Moving to the top of the OSI model, we finally get to the application layer. As an application layer agnostic technology, Thread leaves this space completely empty. Support for different application layers has been promised by the Thread Group, so we can expect gradual integration with certain existing solutions. The first such integration is already under development following the announcement according to which Thread will embrace the application profiles defined for ZigBee, known as ZigBee Cluster Library. This leaves us a bit confused about how Thread plans to address the problem of interoperability. Even if it adds support for multiple application frameworks, they still won’t be able to interoperate between each other, and the fact that Thread is an IP-based standard does not help much, either. By itself, IP connectivity enables seamless communication only when there is a human being on both sides of the process, selecting the right tools for specific needs. Devices cannot do this and thus they cannot talk to each other unless they are given very specific instructions on how to carry out that communication, which is what the application layer is needed for.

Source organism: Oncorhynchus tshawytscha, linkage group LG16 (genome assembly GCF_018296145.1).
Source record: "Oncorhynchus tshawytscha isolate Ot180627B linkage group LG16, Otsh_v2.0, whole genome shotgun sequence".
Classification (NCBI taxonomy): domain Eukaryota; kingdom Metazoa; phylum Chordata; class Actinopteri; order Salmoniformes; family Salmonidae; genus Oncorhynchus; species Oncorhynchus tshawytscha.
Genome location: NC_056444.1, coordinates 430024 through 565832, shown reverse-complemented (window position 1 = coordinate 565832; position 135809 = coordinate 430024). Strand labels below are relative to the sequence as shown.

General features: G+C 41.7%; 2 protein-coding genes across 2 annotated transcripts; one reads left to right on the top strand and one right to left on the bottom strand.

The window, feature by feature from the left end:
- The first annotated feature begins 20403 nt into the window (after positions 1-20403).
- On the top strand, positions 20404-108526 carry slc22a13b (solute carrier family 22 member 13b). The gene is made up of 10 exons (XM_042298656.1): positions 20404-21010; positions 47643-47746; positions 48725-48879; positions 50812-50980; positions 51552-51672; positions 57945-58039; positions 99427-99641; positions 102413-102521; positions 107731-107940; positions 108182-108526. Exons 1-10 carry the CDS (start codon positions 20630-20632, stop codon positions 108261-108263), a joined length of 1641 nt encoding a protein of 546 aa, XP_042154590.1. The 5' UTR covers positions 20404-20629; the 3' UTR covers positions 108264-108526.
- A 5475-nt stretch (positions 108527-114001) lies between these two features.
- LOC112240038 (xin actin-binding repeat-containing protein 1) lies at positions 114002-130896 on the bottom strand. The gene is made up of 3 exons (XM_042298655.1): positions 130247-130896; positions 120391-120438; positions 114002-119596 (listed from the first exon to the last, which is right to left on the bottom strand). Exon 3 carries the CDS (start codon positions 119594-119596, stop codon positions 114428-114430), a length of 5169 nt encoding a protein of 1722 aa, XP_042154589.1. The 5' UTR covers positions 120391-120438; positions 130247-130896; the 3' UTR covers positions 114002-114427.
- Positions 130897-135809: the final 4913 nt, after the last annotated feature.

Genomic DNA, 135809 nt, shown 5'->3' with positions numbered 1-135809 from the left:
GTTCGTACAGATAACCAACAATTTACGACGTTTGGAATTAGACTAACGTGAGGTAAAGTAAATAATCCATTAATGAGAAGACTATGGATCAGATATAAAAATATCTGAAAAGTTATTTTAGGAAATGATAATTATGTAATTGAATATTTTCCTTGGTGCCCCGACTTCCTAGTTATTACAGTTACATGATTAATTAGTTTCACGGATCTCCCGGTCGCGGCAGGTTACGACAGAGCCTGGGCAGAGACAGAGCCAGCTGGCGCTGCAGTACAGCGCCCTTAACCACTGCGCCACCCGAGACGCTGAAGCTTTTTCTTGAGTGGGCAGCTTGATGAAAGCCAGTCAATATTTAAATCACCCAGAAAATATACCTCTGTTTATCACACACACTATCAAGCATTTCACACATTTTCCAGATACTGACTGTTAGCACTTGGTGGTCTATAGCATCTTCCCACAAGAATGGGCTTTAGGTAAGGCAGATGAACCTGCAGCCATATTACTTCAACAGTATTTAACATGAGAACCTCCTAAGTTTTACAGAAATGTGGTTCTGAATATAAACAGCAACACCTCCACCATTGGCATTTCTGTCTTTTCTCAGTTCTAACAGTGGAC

There is one more important thing that needs to be mentioned with regard to the topmost layer of the OSI model. Communication protocols that define the application layer also define the rules for cooperation between different companies using a particular technology. This means that a manufacturer of e.g. Bluetooth light switches does not need to enter into any kind of agreement with a manufacturer of Bluetooth bulbs in order to launch a product that controls these bulbs. By deciding to employ Bluetooth or Z-Wave, each producer automatically agrees to become part of a broad ecosystem where devices from different vendors can interoperate without any legal restrictions. Thread does not define the application layer and the rules for communication between devices, and so the legal framework for potential cross-vendor interoperability is also missing. This is a strictly business problem, and manufacturers of certain types of devices need to figure out by themselves how to deal with it.